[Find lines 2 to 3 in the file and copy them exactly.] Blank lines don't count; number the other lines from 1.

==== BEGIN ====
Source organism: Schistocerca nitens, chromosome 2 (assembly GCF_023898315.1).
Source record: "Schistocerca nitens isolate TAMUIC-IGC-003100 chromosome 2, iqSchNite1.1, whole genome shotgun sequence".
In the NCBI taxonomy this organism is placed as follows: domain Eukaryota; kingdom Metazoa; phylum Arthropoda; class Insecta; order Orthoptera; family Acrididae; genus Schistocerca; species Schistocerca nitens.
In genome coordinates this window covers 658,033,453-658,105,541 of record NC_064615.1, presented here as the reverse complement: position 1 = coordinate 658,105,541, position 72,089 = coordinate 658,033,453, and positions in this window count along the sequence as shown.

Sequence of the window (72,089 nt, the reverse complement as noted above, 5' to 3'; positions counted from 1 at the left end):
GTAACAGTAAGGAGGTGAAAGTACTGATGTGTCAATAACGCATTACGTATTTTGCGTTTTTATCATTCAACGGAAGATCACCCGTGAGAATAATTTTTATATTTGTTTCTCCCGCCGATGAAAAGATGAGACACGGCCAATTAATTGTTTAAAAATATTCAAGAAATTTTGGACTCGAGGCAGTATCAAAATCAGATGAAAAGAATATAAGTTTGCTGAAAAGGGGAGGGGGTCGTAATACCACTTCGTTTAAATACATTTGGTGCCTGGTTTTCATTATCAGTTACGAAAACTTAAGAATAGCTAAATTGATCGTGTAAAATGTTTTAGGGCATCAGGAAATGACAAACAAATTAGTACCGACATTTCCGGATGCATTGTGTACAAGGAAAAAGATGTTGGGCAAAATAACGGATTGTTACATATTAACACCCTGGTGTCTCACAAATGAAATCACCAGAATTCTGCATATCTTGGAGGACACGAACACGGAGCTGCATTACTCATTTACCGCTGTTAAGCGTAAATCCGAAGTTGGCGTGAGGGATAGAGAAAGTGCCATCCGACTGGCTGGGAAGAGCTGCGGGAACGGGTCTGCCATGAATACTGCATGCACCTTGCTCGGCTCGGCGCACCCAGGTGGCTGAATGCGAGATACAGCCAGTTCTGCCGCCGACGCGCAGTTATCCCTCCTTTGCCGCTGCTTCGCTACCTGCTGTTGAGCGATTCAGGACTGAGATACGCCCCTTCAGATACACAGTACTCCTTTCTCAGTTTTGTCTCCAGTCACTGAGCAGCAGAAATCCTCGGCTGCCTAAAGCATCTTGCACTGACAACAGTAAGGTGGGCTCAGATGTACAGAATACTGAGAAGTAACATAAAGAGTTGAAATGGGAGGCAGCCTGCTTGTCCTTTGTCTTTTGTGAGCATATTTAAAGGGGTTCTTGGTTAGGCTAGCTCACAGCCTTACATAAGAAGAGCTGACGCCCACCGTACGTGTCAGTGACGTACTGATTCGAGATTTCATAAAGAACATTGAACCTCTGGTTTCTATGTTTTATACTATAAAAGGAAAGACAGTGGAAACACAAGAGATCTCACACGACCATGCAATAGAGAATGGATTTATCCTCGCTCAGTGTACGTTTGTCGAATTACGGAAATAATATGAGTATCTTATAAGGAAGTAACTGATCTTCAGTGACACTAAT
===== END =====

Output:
Source record: "Schistocerca nitens isolate TAMUIC-IGC-003100 chromosome 2, iqSchNite1.1, whole genome shotgun sequence".
In the NCBI taxonomy this organism is placed as follows: domain Eukaryota; kingdom Metazoa; phylum Arthropoda; class Insecta; order Orthoptera; family Acrididae; genus Schistocerca; species Schistocerca nitens.